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See, many people dislike silent films for a myriad of reasons, not just because "they're silent". My biggest issue with most silent films is there is minimal story and an inordinate amount of padding. Not all silent films are guilty of this, mind you; Metropolis, for instance, has a solid story from beginning to end. City Lights has a seemingly simple plot, but even the wackier, more slapstick moments contribute not only the main story (the Little Tramp's quest to help the blind flower girl), but the central theme of the film (how the poor are treated by society). But many silent film plots tend to be as follows: a definite beginning, a kinda-sorta end, a mishmash of scenes for the middle.

That's what bothered me about Sunrise: the Man is absolved his infidelity and his plot to kill his wife so hastily and so early on that there's no more story to tell. The very fact that the Man is a philandering bastard who agreed to try to drown his wife, not unlike Montgomery Clift in A Place in the Sun, really casts a pall on everything else that follows. I'm not saying that he couldn't redeem himself, but, admit it, don't you wish he could have done more to earn forgiveness than buy flowers, shave, and take his wife to some silly fair? Make him grovel, honey, you're more than entitled!

The final scene takes place during a violent rainstorm (that still holds up today), where it seems that an O.Henry-like dramatic twist is being set up as the Man appears to have lost the Wife in the storm. Was this the theme all along? That you should always appreciate your loved ones (and, you know, not try to murder them) since they will one day be taken from you by circumstances that will always be beyond your control? If you're curious, read on.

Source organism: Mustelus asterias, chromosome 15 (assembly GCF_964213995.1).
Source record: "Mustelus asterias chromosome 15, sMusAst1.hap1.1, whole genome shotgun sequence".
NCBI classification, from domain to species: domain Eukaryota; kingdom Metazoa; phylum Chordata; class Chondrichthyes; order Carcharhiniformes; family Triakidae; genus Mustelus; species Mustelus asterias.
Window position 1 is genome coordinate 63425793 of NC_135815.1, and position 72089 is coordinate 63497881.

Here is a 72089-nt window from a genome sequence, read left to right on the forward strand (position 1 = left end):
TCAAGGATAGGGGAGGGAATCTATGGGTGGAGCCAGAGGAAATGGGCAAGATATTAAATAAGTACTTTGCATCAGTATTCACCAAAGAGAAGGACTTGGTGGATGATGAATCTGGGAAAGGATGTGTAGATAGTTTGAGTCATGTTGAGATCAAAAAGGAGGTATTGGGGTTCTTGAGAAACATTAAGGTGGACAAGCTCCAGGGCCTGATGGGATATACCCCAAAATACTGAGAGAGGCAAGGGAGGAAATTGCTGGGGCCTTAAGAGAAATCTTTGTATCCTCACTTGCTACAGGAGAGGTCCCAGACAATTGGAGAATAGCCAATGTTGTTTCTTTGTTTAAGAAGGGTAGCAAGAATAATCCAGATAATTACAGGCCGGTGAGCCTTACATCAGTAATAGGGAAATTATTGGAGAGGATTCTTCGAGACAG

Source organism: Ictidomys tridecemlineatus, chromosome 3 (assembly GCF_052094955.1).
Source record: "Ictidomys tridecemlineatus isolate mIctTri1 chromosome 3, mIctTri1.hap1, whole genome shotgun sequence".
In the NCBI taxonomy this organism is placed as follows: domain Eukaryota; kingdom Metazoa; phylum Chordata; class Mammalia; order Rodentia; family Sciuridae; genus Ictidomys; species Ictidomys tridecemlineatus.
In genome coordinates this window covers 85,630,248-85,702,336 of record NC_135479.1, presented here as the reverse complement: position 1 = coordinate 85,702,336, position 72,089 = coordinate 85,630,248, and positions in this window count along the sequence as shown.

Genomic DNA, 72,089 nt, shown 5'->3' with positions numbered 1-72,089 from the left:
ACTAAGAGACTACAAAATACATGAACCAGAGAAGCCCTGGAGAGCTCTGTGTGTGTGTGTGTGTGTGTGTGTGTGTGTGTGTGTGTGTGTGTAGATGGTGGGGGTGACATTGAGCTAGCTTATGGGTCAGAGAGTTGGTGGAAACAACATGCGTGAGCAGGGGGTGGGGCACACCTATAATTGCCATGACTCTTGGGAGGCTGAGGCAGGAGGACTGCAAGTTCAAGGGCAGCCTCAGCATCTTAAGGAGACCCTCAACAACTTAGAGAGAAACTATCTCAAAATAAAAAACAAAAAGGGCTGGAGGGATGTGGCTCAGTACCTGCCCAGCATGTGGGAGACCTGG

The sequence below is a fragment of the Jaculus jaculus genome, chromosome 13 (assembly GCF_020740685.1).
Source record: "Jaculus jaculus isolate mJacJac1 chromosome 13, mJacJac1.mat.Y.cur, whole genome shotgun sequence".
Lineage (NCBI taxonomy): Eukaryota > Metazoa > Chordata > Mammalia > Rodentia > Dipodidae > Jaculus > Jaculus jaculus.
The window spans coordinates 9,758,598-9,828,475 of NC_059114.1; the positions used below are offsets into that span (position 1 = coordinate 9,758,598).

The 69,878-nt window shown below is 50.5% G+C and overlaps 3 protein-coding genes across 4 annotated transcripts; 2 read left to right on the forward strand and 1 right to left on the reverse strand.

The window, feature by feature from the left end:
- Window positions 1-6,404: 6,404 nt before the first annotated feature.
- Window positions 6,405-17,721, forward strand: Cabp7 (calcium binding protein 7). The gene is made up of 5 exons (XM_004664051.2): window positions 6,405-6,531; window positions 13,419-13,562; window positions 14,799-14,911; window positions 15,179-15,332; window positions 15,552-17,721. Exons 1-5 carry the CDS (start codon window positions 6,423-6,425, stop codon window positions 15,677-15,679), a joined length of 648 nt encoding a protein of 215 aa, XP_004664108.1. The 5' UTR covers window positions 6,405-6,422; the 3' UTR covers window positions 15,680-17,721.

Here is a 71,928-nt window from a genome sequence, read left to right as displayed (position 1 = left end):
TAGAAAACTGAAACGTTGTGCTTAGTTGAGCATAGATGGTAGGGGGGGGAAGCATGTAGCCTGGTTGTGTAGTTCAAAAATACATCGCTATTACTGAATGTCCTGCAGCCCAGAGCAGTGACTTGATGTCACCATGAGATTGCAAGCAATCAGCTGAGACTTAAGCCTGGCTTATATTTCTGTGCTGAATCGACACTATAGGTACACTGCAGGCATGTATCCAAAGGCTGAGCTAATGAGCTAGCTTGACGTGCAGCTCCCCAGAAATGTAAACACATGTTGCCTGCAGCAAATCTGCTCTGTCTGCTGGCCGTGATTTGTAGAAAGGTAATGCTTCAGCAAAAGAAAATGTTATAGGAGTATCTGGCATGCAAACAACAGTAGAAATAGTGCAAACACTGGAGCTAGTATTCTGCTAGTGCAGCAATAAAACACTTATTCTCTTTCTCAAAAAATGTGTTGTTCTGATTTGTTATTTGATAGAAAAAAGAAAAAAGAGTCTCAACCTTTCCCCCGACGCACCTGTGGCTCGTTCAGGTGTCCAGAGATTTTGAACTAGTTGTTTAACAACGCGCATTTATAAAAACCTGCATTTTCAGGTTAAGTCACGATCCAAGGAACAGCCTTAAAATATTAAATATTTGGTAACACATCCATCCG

WARNING: SPOILER AHEAD


The Wife lives.

The Man thinks his wife is dead, and even tries to strangle the Lady in a rage (choke yourself first, dude), but it turns out the Wife is alive! Yup! She lived! So the Lady leaves without complaint, and the Man and the Wife live happily ever after, his previous infidelity and attempted murder not hovering over their lives in any way! Consequences? Pssh! What are those? Kill, f***, marry, am I right?!

The. Hell.

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But what do I know? Sunrise is a beloved classic of world cinema, and swept the very first Academy Awards ceremony. It has been lovingly preserved through the years and even received a blu-ray release.

Tiresome Trivia of the Day: Janet Gaynor not only won the very first Best Actress Oscar, but, until Marlee Matlin's win in 1987, she was the youngest Best Actress winner at age 22. As of this posting, she is the third youngest winner.

Did I miss something? Am I too rigid in my expectations? I wanted to love Sunrise, if only because it is so innovative in its cinematography. Murnau has always been praised for his use of light and shadow, and it is praise well-deserved. The night scenes are absolutely stunning, with Murnau favoring shots of moonlight on the water (I'm a sucker for these, too, for they always look so ethereal, especially in black and white). He also uses many cross fades in the title cards to show the action they're describing, then return to the text. Murnau puts the popular, ghostly, double exposure effect to remarkable use, such as when the Man is fantasizing about the Lady caressing him. Interestingly, there are many audible voices and sounds on the soundtrack, despite this being a silent film, which lends an earthiness to Sunrise's mood piece feel.

So Sunrise is a winner in technical effects, but I just couldn't bring myself to like the story. Check it out for yourself, and maybe you'll discover what I might have missed.